SZ: What’s the one pitch that gives you the most trouble?
ORTIZ: They all do, at some point. It’s so dependent on what you’ve got on your mind at the time. If you’re looking for a changeup against a pitcher and he throws that changeup, you’re going to hit it regardless. It’s like when you’re looking for a slider, when you’re looking for a breaking ball, when you’re looking for a fastball. It’s all dependent on the guy you face.
SZ: At 58-39, the Red Sox have the most wins in baseball right now, one more than the Cardinals. I don’t know if you expected that coming into the season after your team lost 93 games last year. Is this a surprise for you?
ORTIZ: To be honest with you, if I tell you that I’m not surprised, you probably don’t believe me, but when I walked into the clubhouse in spring training and saw the enthusiasm coming from all the guys, I think that even kind of helped me out to recover faster from my [heel] injury and try to be with the big ballclub at some point. Everybody was on the same page, everybody was trying to make things happen, everybody was excited about being with the Red Sox, some of the newcomers, and some of the guys that were injured last year, they were happy to be healthy. There were a lot of good things going on. At the same time, we had a new manager, he has done pretty much everything for everybody, he wants to know how you feel every day, what he can expect every day from you.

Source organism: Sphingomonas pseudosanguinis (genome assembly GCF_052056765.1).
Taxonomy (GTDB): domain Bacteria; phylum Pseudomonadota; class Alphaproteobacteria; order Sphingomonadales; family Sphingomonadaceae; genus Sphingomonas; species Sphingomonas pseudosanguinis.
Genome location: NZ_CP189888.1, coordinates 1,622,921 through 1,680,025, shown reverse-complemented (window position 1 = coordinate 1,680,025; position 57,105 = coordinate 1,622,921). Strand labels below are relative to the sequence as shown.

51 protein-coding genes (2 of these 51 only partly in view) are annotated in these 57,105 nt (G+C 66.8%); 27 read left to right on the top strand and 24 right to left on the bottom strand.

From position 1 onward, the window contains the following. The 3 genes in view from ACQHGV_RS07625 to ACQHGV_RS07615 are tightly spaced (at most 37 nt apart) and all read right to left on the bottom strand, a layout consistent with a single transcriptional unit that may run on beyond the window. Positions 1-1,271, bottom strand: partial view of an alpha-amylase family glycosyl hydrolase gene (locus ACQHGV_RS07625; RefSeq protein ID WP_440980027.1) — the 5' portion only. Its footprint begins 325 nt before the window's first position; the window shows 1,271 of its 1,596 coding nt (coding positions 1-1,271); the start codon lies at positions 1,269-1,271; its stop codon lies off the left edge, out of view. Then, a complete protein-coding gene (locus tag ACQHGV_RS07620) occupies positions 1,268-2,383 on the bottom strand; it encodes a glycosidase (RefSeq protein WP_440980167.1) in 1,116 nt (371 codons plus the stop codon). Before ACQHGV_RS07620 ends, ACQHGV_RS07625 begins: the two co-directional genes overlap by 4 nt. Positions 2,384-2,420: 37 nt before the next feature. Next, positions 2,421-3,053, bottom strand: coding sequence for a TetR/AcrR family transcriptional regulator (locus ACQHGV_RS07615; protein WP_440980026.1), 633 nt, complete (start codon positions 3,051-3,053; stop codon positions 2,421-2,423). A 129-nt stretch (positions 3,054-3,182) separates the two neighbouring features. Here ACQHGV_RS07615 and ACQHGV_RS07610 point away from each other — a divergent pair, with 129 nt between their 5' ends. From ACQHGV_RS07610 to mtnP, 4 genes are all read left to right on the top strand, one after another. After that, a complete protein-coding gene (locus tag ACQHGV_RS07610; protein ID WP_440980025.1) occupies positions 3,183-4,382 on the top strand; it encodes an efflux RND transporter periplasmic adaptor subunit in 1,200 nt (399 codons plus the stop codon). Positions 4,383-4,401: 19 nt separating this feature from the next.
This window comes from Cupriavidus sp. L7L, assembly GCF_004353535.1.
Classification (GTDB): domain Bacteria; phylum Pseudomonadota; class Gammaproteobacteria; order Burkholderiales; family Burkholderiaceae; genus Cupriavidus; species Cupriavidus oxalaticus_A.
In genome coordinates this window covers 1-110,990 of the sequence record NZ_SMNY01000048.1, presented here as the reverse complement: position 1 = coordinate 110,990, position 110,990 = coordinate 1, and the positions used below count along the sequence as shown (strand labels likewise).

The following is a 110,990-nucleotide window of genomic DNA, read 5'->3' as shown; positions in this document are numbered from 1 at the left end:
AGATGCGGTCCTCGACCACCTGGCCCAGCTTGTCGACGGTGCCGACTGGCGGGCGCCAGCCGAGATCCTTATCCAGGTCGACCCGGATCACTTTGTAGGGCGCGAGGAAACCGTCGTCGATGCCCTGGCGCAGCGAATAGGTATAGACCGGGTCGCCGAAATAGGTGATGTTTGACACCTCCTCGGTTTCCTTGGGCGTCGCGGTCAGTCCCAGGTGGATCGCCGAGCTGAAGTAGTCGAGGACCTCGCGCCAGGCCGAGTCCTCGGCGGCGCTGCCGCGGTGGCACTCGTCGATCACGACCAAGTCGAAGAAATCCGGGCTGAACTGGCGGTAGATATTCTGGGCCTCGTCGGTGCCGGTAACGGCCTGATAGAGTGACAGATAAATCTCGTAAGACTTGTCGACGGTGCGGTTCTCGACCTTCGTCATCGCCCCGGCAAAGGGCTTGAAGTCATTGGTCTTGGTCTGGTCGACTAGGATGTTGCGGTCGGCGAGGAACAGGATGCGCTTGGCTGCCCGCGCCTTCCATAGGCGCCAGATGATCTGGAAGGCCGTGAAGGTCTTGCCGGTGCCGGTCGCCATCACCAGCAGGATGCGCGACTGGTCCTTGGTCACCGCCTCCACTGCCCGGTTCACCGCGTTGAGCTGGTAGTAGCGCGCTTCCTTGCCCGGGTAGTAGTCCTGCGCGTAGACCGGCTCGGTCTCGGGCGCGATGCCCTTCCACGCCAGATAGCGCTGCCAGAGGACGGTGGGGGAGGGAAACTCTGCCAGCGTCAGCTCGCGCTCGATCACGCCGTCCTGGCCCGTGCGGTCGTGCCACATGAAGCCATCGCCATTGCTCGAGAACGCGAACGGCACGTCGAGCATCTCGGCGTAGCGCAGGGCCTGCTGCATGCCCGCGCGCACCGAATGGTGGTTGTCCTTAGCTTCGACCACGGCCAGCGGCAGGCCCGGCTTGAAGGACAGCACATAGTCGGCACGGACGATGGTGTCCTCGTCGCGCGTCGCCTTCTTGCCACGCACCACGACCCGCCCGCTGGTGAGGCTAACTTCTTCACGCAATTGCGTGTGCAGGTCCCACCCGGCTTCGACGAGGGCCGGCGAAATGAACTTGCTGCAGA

SZ: What’s it like to have John Farrell as the manager as opposed to Bobby Valentine last year?
ORTIZ: What can I tell you? They are like two different people. John is more of a going through the rhythms kind of guy, not trying to create any controversy. He pretty much gets along with everybody. I didn’t have any problems with Bobby last year at all, but I thought he had a lot of issues with a lot of players, and I knew that wasn’t going to work out.
SZ: Who do you think’s been the biggest surprise on the entire team?
ORTIZ: We have a couple of guys that have been doing a good job for us. [Daniel] Nava’s been doing great for us. Jonny Gomes, he’s been doing unbelievable, he’s a trooper. Then you go to [Andrew] Miller in the bullpen, we kind of lost him for the year. He was doing great for us. [John] Lackey came back healthy, [Clay] Buchholz is coming back right after the break, [Jon] Lester … I mean, we have a lot of guys putting it together, and we have a group of guys where everybody does something different every day to win a ballgame.
SZ: You’ve been in Boston since 2003. Is retiring there something you can see happening?
ORTIZ: Yeah, I think so. Boston is the place where I’ve been for more than a decade, and I’m kind of used to the ballgame there. People there are used to me, and I’m used to them, and I know how to get prepared to help to win ballgames there, and hopefully everything works out there until the last day I play.
Correction: This post was edited to clarify that the Red Sox have the most wins in baseball, not the best record.